Budget, Frenchies, Lambweston, and More: We Try 6 Brands of Frozen French FriesOctober 29, 2018
French fries rank high up as one of the top food indulgences, combining the comforting starchiness of potatoes with a most addictive crispy exterior from the time spent submerged in bubbling hot oil. While there’s evidence to suggest against it actually having originated from France (as well as multiple other theories on why they’re called “French” fries anyway), the deep-fried treat transcends regions with its near–global popularity. The term essentially refers to spuds that are fried (twice, for the best results), but French fries as they’re usually thought of today are of the commercially-sold, often pre-cooked, frozen sort developed by a farmer-turned-entrepreneur after World War II. They not only continue to grace the freezers of fast food chains, diners, street food stalls, and other eateries everywhere; a number of manufacturers have made it possible to enjoy the same experience at home with frozen fries sold at the supermarket. How do the different brands available compare?
NOTE: We narrowed down our selection to the most default (if available, unseasoned) variants, skipping the seasoning powder for brands that only offer their fries flavored. Each brand was cooked from frozen, as is printed on its respective package’s instructions, using canola oil and using new oil in each batch. The fries were tasted within 5-10 minutes of having been cooked; to account for potential variations due to cooking, we noted the characteristics present in most french fry pieces of each brand, focusing on the general textures and tastes of their spud interior.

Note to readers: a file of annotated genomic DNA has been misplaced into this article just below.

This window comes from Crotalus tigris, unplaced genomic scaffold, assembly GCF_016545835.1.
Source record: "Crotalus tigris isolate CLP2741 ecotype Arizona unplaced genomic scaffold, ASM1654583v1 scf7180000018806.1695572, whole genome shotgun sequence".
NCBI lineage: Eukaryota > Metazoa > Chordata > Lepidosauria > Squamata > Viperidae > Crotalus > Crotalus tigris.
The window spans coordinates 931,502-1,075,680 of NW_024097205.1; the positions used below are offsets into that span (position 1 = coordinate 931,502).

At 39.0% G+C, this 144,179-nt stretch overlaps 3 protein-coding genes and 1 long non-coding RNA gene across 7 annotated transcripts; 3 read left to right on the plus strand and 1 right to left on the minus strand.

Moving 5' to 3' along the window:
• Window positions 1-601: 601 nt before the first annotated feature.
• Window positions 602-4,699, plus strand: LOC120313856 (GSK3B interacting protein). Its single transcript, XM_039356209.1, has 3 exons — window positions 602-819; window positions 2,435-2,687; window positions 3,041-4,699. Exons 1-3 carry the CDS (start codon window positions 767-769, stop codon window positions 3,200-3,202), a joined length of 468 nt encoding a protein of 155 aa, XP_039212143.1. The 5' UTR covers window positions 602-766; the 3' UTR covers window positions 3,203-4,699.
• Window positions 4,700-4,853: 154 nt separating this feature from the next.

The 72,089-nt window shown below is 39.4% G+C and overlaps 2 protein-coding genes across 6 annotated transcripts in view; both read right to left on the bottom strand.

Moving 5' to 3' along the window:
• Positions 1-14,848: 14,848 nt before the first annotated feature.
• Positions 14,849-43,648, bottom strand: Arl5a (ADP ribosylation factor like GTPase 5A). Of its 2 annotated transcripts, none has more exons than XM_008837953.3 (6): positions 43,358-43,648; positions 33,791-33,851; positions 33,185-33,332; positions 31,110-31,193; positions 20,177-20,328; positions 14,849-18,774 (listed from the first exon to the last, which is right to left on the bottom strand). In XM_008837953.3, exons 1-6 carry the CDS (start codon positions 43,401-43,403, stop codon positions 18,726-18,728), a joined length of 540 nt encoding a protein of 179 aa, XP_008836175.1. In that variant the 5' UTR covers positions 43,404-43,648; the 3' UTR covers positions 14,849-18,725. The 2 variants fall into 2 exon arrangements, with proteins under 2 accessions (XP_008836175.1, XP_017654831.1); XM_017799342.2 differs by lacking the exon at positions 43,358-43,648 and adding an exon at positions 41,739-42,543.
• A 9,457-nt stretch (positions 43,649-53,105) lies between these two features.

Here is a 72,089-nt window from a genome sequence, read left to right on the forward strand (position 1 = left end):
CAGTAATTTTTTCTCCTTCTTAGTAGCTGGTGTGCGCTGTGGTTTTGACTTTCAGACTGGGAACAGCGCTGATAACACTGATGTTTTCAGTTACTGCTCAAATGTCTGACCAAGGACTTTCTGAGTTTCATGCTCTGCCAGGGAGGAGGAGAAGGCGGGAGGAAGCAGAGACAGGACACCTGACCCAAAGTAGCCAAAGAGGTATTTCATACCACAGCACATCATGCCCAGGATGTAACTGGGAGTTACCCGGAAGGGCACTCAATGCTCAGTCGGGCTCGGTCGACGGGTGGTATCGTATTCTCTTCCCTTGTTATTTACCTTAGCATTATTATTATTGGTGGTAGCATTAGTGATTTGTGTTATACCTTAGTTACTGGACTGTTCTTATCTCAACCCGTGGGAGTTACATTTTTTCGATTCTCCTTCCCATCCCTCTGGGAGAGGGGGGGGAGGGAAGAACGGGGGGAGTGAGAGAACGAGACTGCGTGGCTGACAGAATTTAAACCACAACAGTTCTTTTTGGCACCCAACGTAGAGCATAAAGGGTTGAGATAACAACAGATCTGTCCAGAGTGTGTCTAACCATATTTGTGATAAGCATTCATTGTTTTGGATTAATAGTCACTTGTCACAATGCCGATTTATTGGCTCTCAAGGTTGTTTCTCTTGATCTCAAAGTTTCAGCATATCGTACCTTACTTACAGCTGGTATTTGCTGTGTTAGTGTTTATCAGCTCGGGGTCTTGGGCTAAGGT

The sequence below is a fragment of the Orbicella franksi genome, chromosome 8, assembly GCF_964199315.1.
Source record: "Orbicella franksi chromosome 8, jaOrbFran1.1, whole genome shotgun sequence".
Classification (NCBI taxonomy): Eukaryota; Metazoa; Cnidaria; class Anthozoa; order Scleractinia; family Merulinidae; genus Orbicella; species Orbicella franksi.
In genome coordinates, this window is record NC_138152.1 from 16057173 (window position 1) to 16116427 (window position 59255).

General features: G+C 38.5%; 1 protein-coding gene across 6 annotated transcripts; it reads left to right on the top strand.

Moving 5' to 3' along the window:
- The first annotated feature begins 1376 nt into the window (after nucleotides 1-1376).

Budget’s fries come as boxy, roughly 2-4 inch-long, roughly quarter-of-an-inch thich spuds that fry up to a pale yellow hue. They well fall under the so-called ”standard” sort of French fry found in the country, with an outer layer that’s just thick enough to clench against the teeth and yield a soft crunch as you bite through (fried for 2-3 minutes as the instructions state, though we prefer them fried a tad longer to crisp up the edges). It gives way to a fluffy interior that’s similar to that of boxed mashed potatoes, just airier and lightened up. We find it bland however, not only in that it’s of the plain, unseasoned variety (the ingredient list reveals it has no salt added), but also for its lack of potato flavor.